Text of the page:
Fikile Mbalula e-tolls

Minister Fikile Mbalula Photo: GCIS

New director-general for transport to beef up PRASA security

Alec Moemi has been told to make bolstering PRASA’s security his top priority as he was announced the new director-general of transport.

Fikile Mbalula e-tolls

Minister Fikile Mbalula Photo: GCIS

Transport Minister Fikile Mbalula has appointed Alec Moemi as the new Director-General of the transport department and his first task will be to insource security guards for the Passenger Rail Agency of SA (PRASA) and send them for police training.

New director-general for transport

Moemi brings a wealth of experience in government with him, having formerly served as the director-general of the sport and recreation department under Tokozile Xasa.

Notably, he is also the first permanently employed director-general for transport in three years.

Mbalula has not given Moemi much time to settle into his new office either. The minister has given him the responsibility of insourcing and sourcing training for PRASA’s security guards and expects it to be done as quickly as possible.

“This policy must be produced as a matter of urgency. This exercise must lead to direct insourcing of at least 80% of security personnel by PRASA,” said Mbalula.

“These security officers must receive their basic training from the South African Police Service and I’ve discussed this with [Police] Minister [Bheki] Cele and we have agreed on this and soon we will have to sign a memorandum of understanding to undertake this particular mission.”

In a fairly poor choice of phrasing from the transport minister, he said expected Moemi to hit the ground running but the overall message from Mbalula was clear.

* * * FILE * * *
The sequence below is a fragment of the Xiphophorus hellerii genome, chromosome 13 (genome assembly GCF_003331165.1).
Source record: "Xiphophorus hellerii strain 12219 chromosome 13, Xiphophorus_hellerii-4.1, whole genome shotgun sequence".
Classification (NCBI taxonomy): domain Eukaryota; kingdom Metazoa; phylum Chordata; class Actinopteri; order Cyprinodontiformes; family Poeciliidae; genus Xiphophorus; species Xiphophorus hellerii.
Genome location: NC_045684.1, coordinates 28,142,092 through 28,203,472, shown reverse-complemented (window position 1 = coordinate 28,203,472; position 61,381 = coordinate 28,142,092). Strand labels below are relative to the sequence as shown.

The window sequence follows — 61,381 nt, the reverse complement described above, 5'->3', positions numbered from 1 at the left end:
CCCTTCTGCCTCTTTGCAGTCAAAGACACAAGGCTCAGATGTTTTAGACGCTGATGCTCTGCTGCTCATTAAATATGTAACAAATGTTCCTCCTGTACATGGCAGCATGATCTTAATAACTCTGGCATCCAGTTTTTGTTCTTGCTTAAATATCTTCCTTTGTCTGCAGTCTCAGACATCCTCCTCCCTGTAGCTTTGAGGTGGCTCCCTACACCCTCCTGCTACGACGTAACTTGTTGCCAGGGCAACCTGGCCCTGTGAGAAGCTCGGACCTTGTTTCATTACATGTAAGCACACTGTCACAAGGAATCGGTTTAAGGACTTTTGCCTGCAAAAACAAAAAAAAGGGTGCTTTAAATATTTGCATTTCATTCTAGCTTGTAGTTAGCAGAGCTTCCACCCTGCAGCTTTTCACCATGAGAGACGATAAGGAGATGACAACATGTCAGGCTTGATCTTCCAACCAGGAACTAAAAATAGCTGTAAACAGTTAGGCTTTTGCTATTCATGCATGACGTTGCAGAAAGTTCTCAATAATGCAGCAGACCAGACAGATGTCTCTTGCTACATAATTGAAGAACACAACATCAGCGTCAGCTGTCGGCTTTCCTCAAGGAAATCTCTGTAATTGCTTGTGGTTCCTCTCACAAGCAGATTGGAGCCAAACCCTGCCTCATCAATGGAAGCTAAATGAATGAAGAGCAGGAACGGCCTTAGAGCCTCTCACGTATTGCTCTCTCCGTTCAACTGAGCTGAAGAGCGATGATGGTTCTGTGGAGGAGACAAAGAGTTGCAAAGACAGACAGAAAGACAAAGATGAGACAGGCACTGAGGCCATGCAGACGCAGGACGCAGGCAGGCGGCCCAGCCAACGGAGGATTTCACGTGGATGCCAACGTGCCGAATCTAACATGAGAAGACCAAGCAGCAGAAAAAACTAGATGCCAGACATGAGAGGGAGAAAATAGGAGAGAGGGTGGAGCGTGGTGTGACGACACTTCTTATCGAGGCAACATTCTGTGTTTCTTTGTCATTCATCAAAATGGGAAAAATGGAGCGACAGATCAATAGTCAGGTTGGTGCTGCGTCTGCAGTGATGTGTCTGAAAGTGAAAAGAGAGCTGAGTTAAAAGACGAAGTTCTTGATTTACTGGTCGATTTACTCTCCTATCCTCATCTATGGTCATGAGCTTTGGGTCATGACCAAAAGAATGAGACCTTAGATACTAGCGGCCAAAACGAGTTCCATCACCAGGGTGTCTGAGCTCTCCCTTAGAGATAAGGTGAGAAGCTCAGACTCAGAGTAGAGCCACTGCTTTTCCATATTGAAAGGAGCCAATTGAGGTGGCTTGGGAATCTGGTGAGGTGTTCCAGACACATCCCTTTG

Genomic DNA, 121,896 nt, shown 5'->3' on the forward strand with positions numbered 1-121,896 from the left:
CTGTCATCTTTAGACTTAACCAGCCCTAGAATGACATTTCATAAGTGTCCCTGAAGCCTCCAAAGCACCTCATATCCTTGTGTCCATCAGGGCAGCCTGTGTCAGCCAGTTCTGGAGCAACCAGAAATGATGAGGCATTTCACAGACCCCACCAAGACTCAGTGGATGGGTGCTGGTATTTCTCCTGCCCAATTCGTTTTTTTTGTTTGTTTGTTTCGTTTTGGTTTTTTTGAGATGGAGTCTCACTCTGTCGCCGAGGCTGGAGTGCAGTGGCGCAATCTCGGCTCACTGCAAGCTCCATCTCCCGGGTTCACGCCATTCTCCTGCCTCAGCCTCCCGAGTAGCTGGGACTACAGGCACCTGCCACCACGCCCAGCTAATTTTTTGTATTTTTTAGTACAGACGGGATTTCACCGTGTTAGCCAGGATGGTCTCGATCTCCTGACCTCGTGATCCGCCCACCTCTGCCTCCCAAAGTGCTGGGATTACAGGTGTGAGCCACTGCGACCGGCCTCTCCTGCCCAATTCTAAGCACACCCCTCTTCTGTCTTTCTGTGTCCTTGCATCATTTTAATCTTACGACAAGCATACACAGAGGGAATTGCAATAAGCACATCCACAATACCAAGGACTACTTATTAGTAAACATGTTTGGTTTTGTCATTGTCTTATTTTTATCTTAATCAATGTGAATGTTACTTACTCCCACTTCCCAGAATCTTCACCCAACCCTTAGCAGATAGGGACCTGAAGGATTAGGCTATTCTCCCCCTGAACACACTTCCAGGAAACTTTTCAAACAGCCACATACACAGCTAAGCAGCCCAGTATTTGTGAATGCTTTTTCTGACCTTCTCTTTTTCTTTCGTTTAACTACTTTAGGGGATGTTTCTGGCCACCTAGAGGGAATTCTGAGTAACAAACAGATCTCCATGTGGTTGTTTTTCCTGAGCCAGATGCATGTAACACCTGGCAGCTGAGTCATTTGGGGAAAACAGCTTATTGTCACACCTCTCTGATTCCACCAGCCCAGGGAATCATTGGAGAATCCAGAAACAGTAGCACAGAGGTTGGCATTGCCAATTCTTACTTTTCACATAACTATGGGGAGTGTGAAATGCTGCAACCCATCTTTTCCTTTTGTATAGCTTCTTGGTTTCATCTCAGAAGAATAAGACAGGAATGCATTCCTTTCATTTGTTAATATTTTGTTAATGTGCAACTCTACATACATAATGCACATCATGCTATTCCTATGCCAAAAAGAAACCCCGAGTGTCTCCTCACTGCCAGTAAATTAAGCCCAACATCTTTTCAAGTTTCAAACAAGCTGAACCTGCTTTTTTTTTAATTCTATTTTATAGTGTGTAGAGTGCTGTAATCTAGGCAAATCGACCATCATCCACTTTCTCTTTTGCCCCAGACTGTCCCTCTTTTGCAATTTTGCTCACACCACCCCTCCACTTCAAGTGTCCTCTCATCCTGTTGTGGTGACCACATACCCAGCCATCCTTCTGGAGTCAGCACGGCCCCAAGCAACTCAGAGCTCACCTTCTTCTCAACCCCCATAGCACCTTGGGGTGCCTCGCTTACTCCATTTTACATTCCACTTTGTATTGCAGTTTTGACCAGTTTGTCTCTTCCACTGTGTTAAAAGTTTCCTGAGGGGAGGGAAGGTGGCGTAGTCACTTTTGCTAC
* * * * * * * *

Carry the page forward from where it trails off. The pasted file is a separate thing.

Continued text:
Fixing PRASA

He has made several pledges to both the public and parliament that he intends to fix failing passenger rail services around the country and this is a step towards fulfilling those promises.

The most notable occasion was on a recent visit to Cape Town during which the transport minister tried to take a token train ride to experience what locals had to on a daily basis.

And the trip went about as well as anyone who has used the Cape’s rail service in recent years would expect: Poorly.

Before the train even left the station it was delayed by a loose wire hanging over the track. Further along what should have been a 45-minute journey, the locomotive was again stopped due to a passenger incident at another station.

After this remained unresolved for some time, the rest of the journey had to be completed by bus.

And, of course, that isn’t even saying anything about the state of the actual train carriages themselves.

“The train is vandalised. I can easily be thrown out of one of these windows,” he said at the time.

“Prasa – we know what an epic disaster it is. We have not had consistent, formidable boards. We have not had managerial people in place at executive level. As we speak, the board is ‘acting’, the executive is ‘acting’. We need stability as a starting point.

“Public transport is a fundamental cornerstone of service delivery to the poorest of the poor. That cannot be overemphasised.”